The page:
Executive Justification for Adopting Model Driven Architecture _MDA_

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					               Executive Justification for Adopting
                Model Driven Architecture (MDA)
                                 Stanley J. Sewall

Away from the Hype...MDA gives companies a viable alternative to
application development instead of corporate stagnation or offshore

One of the key things that differentiates model driven application development from
conventional enterprise application development is the emphasis model driven
development places on design. With the Model Driven Architecture (MDA) approach,
you construct only the most important aspects of the enterprise in the application,
and this saves time and money. In this paper I want to assess the direct payback
users achieve, in terms of increased revenues or profits, and reduced operating costs
that results from increasing the design effort. Ultimately, I suggest, the adoption of
MDA will be driven by the superior payback achieved by MDA technologies.

Key Reasons For Adopting MDA

Companies adopt MDA for a variety of reasons. Some adopt MDA to achieve long-
term strategic competitive advantage while others adopt MDA to achieve immediate
business results. Most companies have application data management systems in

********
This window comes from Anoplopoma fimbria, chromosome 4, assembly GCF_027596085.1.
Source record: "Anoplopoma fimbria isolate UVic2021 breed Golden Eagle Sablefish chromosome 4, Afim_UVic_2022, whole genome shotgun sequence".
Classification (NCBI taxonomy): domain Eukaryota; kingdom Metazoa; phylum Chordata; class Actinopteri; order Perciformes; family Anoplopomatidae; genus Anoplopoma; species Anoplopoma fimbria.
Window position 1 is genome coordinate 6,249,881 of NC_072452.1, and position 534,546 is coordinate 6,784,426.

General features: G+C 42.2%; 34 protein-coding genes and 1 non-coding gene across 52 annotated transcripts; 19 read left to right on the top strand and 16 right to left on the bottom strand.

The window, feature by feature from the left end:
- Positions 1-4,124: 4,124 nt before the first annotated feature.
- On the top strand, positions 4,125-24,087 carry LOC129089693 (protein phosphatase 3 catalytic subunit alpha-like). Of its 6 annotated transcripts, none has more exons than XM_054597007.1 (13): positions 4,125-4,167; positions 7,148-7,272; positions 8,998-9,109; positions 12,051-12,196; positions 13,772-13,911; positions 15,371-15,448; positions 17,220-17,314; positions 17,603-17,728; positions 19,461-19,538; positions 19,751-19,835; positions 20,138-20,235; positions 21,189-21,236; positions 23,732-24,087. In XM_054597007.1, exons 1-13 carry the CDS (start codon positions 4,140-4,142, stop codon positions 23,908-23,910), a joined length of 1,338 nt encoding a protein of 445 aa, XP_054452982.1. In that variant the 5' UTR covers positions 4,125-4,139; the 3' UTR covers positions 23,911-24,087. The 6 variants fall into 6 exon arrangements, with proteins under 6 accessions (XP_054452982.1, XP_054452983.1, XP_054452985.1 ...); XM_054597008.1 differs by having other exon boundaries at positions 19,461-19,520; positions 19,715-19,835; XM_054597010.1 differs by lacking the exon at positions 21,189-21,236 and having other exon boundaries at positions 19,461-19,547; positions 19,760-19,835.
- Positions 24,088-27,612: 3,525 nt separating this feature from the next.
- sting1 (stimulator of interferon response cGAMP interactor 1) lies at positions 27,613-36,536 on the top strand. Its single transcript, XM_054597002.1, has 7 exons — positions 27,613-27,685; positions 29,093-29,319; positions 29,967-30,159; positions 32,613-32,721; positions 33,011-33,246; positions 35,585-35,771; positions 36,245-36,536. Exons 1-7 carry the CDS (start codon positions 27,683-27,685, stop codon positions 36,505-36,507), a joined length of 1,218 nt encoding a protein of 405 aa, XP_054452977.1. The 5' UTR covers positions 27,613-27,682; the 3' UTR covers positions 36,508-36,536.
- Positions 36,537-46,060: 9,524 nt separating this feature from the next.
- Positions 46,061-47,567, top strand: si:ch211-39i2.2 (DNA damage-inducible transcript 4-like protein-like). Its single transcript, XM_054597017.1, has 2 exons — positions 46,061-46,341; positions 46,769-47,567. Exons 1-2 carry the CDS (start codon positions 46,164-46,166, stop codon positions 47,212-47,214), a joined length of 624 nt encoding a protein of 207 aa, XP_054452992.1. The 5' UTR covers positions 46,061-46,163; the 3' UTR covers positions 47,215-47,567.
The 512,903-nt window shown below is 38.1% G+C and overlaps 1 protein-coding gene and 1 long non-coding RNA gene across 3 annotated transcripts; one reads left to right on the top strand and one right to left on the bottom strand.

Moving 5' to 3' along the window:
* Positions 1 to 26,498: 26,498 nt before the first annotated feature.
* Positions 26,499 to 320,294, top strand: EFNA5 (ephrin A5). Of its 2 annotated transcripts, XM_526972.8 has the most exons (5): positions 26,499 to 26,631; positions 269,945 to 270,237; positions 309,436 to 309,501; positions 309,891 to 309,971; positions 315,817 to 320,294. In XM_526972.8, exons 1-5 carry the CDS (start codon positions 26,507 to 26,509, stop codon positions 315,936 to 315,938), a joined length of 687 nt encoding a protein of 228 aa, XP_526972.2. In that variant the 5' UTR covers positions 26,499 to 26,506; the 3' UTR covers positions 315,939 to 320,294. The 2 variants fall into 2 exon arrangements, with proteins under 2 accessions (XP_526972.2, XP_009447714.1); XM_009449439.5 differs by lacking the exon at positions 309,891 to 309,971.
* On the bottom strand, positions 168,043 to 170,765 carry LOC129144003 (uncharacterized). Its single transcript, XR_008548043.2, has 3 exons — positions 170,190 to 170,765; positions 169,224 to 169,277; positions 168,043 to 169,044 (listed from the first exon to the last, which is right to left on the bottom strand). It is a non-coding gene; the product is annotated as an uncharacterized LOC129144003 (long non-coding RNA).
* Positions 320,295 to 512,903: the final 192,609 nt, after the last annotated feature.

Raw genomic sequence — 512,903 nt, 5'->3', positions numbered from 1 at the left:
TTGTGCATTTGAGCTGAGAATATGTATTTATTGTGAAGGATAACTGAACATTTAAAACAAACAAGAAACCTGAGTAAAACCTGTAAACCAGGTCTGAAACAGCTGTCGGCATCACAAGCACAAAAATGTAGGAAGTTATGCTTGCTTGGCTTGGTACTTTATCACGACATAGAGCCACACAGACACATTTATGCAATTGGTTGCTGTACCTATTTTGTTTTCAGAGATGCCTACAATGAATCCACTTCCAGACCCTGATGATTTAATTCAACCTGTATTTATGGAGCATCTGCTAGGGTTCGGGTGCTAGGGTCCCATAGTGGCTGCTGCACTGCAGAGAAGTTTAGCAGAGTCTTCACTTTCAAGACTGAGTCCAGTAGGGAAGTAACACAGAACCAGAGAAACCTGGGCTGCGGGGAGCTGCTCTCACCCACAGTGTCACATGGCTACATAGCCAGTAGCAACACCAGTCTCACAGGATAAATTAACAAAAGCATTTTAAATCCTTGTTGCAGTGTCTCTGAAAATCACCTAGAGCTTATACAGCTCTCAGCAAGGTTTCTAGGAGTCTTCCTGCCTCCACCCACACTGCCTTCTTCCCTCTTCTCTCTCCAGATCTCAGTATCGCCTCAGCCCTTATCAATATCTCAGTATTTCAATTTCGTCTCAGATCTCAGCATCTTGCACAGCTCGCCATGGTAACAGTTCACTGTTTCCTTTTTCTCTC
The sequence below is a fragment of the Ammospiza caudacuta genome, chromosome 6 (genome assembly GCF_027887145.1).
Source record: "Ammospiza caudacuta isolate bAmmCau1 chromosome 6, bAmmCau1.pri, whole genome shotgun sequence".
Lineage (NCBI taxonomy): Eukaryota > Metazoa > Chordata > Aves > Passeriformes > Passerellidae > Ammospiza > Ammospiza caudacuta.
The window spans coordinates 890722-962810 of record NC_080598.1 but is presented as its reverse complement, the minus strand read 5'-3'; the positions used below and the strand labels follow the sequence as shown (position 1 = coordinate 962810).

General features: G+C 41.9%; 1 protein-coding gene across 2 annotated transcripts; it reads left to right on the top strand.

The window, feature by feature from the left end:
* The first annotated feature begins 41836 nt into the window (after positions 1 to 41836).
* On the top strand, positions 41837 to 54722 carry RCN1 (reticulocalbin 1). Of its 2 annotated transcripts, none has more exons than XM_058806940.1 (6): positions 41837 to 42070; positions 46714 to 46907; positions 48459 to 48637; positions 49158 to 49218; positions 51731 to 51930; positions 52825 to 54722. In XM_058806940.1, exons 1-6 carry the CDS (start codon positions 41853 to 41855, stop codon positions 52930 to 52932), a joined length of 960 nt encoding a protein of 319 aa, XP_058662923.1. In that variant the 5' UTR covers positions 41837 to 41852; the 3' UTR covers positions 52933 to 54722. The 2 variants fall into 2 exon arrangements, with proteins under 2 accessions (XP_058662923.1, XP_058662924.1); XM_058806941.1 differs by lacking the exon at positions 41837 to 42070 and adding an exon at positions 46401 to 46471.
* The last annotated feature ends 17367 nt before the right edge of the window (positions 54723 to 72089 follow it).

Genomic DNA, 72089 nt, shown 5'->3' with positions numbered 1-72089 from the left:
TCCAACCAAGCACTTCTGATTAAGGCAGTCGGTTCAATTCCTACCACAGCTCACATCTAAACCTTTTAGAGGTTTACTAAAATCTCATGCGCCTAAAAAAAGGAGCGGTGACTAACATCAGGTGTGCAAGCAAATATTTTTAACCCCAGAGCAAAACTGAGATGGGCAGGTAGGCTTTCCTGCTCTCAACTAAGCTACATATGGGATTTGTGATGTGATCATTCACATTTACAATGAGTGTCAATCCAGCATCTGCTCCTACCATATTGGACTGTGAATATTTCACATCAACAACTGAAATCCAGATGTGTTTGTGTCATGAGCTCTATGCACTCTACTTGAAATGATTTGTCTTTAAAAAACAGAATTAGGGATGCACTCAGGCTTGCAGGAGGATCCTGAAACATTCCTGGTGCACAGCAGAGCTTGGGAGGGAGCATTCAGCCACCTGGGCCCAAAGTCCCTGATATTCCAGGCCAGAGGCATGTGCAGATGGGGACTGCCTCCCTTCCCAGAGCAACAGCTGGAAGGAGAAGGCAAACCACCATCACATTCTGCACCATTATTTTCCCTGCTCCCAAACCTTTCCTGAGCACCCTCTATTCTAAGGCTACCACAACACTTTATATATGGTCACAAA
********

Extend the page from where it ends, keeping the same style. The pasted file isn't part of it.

place, some performing in a satisfactory manner and some not. All companies need
to be able to integrate data into their legacy systems in a timely manner. Failure to
do so could manifest itself in acquiring the wrong component and that could
ultimately affect shipments to their customers, or result in costly internally corrective
actions.

Many companies have become "virtualized" software houses, depending heavily on
outsourced resources for tactical tasks that need to be done in a short amount of
time . Thus, executives need to put their own organizations in order first, before
focusing on key development endeavors for other companies.

Some organizations are unable to launch any type of IT endeavor because of
concerns like the following:
       Culture
       Politics
       Fear of Technology
       Credibility
       Strategic Pressures
       Cutbacks

In the case of MDA endeavors, there is a fear of the new technology and what it will
expose about the organization’s current infrastructure. Most of a company’s
application business logic is concealed in scattered documentation, or locked up in